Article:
As a child I grew up in garden tearooms. I was sure that my grandmother, an immigrant from Holland, lived in a large house with glass walls and flowers creeping up to the roof. When we would visit her, she would take my little sister and I up to the wooden veranda on the second floor and serve us tea and biscuits. To a little girl in ripped overalls and crooked pigtails, those teacups made me feel like a princess.
Even when we moved to the opposite side of Alberta, my parents always made a point to visit the tearooms. There was the one in the old train station that served us blue eyed tea and we would leave with flattened pennies warming our pockets. The one across from the campground we stayed in every summer, that served our grilled cheese sandwiches in little triangles and our iced tea with purple pansies floating in it. There was one with cats; one with vaulted ceilings; ones decorated with clouds and angels.
This practice became a bit tougher as we grew older, as most family traditions do. The awkward age of the teenage years meant that my heavy black eyeliner and sarcastic nature no longer had a home amongst the delicate floral china. Gardens and tearooms became a delicacy, indulged in while on holidays or with family. Finding an invitation to a tearoom seemed near impossible as my university classes started. And then, in April of this year, Milner Gardens opened their rhododendron garden and I had to go.
Rhododendron tree canopies, when in bloom, are completely covered in pink, red, or purple flowers. They’re the ones with flowered clusters bigger than the human head and gnarled, crooked trunks that swoop and knot. They present a chaotic elegancy in every season.
More than 500 rhododendrons burst into colour this spring, along with a variety of perennials. Milner Gardens is situated on 10 acres supporting a unique collection of trees, with panoramic views of the Strait of Georgia. Amongst the rhododendron trunks, the gardens include European white birch, katsura trees from Japan, a 500-year-old Douglas-fir, and a nursery trunk.
The history of Milner Gardens dates back to 1937 when Ray and Rina Milner purchased 70 acres as a family summer cottage away from chaotic Alberta life, where Ray worked as a lawyer and philanthropist. After 15 years of gardening Rina passed away, and for two years the garden was left to grow. Until Veronica, Ray’s second wife, began more extensive work.
Aside from Mrs. Milner’s horticultural expertise, her oil paintings ornament the Camilla Tea Room, where wanderers can enjoy scones and jams made from the fruit grown onsite. The Milner House is a 1930s replication of a Ceylonese tea plantation, and was visited by Queen Elizabeth, Prince Phillip, Prince Charles, and Princess Diana.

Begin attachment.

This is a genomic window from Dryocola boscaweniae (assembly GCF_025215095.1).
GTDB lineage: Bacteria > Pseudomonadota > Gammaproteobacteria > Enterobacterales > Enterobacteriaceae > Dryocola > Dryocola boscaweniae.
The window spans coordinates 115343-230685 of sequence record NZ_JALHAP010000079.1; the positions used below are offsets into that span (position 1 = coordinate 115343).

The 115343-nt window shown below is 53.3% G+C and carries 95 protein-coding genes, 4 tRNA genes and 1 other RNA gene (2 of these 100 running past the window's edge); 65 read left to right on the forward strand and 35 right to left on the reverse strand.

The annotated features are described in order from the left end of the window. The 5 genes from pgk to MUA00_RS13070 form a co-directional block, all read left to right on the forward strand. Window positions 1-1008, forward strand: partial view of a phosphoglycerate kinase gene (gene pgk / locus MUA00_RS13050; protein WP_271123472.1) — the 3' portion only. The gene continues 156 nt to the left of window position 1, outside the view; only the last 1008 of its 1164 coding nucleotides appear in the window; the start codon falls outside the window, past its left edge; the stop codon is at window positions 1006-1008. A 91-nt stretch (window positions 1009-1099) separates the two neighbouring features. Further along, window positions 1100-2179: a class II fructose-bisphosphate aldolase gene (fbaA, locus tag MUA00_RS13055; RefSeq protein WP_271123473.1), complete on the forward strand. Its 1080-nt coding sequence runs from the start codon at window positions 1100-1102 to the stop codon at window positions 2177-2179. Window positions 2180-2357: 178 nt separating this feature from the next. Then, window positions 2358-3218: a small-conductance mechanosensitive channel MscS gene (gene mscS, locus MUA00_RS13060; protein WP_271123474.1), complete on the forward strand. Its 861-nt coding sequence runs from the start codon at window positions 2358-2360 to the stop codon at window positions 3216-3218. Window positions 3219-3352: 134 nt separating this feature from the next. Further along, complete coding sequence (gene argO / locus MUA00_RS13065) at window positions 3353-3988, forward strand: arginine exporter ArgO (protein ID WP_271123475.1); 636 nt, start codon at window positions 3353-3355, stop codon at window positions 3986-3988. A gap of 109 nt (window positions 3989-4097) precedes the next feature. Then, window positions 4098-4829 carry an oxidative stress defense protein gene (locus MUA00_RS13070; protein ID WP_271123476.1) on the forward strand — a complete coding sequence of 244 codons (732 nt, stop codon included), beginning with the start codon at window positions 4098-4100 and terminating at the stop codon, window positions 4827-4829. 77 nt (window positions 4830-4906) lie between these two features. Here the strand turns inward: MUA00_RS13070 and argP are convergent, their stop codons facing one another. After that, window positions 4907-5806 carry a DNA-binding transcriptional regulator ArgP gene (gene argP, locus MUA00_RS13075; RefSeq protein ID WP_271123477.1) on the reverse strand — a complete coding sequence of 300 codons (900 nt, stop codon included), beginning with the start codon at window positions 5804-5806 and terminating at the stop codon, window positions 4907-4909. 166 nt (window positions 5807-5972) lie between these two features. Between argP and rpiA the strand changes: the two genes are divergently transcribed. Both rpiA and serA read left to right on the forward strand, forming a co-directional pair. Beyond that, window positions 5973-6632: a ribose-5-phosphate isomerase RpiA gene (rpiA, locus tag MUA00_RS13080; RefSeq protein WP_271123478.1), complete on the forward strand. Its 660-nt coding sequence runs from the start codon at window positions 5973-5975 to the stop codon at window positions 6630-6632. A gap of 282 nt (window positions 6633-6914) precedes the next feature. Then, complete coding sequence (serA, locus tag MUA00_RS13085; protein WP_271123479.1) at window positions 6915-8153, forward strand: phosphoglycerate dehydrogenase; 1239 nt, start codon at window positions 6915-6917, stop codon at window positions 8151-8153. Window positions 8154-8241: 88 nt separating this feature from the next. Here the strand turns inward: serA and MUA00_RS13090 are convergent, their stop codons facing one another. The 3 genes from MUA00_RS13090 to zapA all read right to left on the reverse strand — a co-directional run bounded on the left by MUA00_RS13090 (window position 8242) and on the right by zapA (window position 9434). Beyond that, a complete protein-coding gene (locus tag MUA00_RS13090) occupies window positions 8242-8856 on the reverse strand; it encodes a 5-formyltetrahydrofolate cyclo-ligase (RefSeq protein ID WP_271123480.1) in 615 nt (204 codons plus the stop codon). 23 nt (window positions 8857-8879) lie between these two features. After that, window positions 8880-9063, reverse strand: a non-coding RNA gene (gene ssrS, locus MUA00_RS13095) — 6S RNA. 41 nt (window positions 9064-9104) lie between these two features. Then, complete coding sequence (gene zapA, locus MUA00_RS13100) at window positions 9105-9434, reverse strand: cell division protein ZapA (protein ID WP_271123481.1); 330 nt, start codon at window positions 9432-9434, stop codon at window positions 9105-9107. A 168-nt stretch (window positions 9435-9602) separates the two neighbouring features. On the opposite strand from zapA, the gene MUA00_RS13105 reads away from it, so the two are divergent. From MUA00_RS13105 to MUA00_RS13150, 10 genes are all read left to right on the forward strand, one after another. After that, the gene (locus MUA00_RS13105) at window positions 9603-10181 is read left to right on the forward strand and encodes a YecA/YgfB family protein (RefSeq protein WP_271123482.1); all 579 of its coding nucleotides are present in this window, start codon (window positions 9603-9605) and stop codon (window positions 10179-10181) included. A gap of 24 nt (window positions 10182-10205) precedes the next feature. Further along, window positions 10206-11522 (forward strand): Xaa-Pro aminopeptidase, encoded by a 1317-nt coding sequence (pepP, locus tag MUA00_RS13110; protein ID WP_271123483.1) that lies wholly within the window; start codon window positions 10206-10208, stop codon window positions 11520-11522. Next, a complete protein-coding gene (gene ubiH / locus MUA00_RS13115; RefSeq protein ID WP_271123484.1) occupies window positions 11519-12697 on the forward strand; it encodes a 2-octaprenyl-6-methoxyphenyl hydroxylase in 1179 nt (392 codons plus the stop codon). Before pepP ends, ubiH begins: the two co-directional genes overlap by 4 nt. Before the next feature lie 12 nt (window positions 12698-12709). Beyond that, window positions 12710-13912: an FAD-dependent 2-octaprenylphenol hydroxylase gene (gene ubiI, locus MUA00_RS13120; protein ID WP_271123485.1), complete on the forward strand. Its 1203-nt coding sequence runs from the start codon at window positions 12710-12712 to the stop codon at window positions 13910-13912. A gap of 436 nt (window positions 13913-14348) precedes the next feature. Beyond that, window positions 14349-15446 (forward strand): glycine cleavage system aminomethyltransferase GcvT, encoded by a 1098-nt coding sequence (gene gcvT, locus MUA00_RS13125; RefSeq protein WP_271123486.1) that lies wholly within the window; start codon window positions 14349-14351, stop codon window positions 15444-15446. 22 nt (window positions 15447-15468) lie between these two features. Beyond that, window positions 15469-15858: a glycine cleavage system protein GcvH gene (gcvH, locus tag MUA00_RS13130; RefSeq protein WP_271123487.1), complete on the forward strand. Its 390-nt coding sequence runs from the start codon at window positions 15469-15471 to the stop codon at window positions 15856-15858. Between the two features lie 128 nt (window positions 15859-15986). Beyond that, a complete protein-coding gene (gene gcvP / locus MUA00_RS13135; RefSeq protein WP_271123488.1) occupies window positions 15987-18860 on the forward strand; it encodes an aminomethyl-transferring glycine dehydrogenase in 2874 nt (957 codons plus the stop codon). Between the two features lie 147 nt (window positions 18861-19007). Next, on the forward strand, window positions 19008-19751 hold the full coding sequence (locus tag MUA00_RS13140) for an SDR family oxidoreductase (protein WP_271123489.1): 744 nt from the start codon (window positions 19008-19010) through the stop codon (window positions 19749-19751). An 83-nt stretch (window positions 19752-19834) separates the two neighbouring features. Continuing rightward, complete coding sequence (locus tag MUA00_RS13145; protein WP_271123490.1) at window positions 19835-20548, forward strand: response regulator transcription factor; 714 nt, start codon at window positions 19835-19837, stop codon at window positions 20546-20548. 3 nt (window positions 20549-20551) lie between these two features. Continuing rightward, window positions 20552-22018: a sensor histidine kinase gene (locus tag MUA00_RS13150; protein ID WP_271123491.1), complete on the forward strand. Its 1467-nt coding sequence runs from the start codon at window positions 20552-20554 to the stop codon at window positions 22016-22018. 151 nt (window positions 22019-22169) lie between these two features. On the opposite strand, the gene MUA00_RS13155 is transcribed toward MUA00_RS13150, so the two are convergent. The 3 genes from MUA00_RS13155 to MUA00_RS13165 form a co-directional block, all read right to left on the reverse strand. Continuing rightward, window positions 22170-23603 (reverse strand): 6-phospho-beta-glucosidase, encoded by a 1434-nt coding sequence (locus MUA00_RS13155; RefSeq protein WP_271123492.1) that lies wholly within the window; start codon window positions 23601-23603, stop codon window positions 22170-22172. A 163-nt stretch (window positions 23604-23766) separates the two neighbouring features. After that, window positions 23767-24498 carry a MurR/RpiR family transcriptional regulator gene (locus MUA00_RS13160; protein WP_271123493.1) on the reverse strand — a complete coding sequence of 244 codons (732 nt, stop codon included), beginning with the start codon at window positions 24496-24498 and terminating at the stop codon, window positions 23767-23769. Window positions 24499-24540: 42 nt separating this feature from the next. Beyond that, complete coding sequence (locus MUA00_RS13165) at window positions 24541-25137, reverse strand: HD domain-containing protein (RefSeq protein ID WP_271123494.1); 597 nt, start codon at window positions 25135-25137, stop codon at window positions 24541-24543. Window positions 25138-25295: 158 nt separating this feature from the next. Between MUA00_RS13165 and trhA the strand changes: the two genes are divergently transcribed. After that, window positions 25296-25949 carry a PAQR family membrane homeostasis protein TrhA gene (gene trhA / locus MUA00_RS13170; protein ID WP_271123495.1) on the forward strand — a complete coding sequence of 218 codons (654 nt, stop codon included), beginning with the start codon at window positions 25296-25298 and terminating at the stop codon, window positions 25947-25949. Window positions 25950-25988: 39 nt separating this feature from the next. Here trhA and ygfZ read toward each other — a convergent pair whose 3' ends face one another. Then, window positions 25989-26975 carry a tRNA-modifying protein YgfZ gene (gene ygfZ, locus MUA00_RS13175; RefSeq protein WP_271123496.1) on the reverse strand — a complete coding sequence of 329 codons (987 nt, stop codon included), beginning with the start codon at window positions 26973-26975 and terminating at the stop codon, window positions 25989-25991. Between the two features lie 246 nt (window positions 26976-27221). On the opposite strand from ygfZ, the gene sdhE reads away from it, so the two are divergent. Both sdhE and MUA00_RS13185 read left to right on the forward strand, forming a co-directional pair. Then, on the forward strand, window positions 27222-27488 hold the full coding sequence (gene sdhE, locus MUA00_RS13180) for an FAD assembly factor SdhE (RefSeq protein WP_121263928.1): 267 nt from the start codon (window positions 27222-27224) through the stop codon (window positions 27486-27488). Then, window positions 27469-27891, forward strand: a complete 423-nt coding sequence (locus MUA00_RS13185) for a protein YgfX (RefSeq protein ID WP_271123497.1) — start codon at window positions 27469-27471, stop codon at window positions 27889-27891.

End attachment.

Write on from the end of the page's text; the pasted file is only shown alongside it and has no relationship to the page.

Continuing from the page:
Vancouver Island University was gifted, by an anonymous sponsor, a large portion of Milner Gardens in 1996. Relations between Milner’s and VIU started when the Horticulture Department worked with Milner to insure her vision was preserved, and after her death the department and volunteers continued to care for the gardens.
The Garden allow horticulture students to work in a living classroom, gathering hands-on experience in pruning, plant identification, and seasonal maintenance. Projects included the renovation of the property’s pool into a reflection pond by filling the water with an environmentally-safe black dye that allows for plants to continue to grow. With a careful eye, casting your gaze over the pool may also reveal the black carp that live in the pool’s depths. What was once the pool house has been remodeled into a gift store that promotes local artists and vendors. Further university involvement includes The Artist Path, a series of metal sculptures created by VIU Art and Design classes.
Dedicated to the continued education of horticulture, Milner Gardens hosts a variety of classes and events. The intergenerational Shoots with Roots program teaches children how to garden, and takes them on explorations of Douglas-fir forests and day camps in the Artist’s Path. Gardening courses for the community are offered regularly, as well as classes in contribution to ElderCollege.
During the summer solstice the Gardens reveal miniature Fairy Houses, with lemonade and cakes to replenish visitors. Annually the gardens open a fixture of artistic creations and vendors during their Art and Photography in the Garden event.
There’s lots to do in the off-season as well, besides search for the star-shaped blooms of the glorytree. Stretched over the Christmas weeks, the annual Milner Christmas Magic features thousands of lights spanning over nearly a kilometer, visits from the Claus’, and the Teddy Bear Cottage.
For students of Vancouver Island University admittance is free, making the short drive out to Qualicum even sweeter than fresh scones topped with clotted cream offered at the end of a forested stroll.
Visiting the Camilla Tea Room transported me back to the days of ripped jeans and blue eyed tea, when even the most troublesome of troubles could be dragged out by gnarled branches and closed canopies, orange blooms and black watery depths. I left with a calmed composure and filled with sweeter-than-nectar tea. Milner Gardens is a sanctuary of sanity just a short distance away, and I encourage everyone to escape to it.
Features Editor Caileigh Broatch is a fifth-year creative writing major. She freelance edits for Broadview Press, managed Portal magazine in 2018, and was awarded the Pat Bevan and Myrtle Bergren creative writing awards for fiction. Her work has appeared Portal and The Nav.View all articles